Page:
John Cale

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Guts Review

by Dave Thompson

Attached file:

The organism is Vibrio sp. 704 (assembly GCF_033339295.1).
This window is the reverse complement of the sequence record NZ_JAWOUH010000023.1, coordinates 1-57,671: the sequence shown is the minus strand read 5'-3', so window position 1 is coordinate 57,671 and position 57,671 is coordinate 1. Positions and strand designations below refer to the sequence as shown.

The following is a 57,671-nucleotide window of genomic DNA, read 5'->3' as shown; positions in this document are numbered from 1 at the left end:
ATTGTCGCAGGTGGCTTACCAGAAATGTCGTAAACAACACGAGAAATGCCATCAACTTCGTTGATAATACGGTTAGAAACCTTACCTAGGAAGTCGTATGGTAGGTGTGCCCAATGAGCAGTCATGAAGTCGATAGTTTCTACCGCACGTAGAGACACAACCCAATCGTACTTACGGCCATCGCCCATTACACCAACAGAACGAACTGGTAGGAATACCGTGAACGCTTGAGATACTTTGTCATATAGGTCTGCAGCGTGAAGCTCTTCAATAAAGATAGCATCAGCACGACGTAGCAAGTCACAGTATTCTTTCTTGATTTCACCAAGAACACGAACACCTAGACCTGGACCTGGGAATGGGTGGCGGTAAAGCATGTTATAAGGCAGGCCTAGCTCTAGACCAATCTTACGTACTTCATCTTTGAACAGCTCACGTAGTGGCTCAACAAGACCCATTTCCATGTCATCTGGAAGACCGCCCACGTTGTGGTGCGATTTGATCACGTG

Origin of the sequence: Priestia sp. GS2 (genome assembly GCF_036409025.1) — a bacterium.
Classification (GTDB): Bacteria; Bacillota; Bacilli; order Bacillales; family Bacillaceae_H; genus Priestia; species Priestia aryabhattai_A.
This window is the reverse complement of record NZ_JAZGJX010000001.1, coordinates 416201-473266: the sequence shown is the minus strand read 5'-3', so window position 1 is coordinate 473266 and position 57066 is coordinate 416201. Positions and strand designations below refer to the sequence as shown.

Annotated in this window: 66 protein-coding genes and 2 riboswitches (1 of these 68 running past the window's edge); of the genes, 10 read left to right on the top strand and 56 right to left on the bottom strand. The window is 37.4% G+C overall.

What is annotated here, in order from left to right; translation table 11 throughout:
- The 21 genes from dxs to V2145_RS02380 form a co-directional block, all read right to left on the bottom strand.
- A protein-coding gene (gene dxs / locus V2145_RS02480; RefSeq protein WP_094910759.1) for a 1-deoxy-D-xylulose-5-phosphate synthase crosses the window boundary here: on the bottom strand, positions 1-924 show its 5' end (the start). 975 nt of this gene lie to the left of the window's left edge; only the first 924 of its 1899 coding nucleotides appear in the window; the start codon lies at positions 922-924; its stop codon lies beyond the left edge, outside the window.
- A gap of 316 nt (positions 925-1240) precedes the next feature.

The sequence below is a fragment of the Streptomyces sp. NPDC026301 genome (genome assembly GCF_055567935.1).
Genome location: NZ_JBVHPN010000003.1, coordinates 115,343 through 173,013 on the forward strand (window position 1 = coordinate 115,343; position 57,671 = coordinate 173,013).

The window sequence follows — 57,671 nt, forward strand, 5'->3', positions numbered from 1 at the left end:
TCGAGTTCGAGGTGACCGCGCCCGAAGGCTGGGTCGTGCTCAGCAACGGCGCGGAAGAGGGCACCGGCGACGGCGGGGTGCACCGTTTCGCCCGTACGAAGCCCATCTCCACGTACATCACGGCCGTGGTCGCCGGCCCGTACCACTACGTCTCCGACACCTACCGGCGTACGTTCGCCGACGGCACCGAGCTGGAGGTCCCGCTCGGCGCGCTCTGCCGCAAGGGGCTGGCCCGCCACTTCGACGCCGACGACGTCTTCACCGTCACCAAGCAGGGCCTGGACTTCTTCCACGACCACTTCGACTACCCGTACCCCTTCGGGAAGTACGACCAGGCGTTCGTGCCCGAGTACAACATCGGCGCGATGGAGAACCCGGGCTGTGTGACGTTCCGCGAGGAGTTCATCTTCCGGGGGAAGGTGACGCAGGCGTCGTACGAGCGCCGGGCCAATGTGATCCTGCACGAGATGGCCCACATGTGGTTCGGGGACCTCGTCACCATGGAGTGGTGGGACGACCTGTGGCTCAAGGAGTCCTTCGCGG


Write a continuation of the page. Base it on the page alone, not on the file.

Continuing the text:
Released in spring 1977, with John Cale back on the road and reveling in the controversy created by the chicken-beheading incident, Guts was a solid reminder of the three albums he cut for Island earlier in the decade -- and which predicted the power and promise of punk with a passion that not one of the movement's other putative godfathers had ever truly communicated. Those original albums were already out of print at the time and, for an audience raised to expect outrage and violence, that may not have been a bad thing. Fear, Slow Dazzle, and Helen of Troy, after all, each packed their fair share of ballads and beauty, a happenstance that to punkier ears was akin to expecting the Stooges to play "No Fun" and getting "We Will Fall" instead. Guts cut away all of that, and diced instead into the soul of Cale's psychosis, from the grueling "Gun" to the turbulent "Fear" -- still one of rock's most foreboding "ballads" -- and onto what remain three of Cale's most legendary performances, a seething Quaalude drive through Elvis Presley's "Heartbreak Hotel," his hypnotic realignment of Jonathan Richman's "Pablo Picasso," and, edgiest of all, "Leaving It All up to You," a storm-tossed journey through the bowels of modern life crowned (as aghast period commentators never let listeners forget) by the anti-reassurance, "We could all feel safe/Like Sharon Tate." Its excellent track selection aside (only "Dirty Ass Rock and Roll" lets the side down), Guts distinguished itself further by extracting the Slow Dazzle outtake "Mary Lou" from the archive. But even without that bonus, the album emerged a best-of that actually lived up to its billing.

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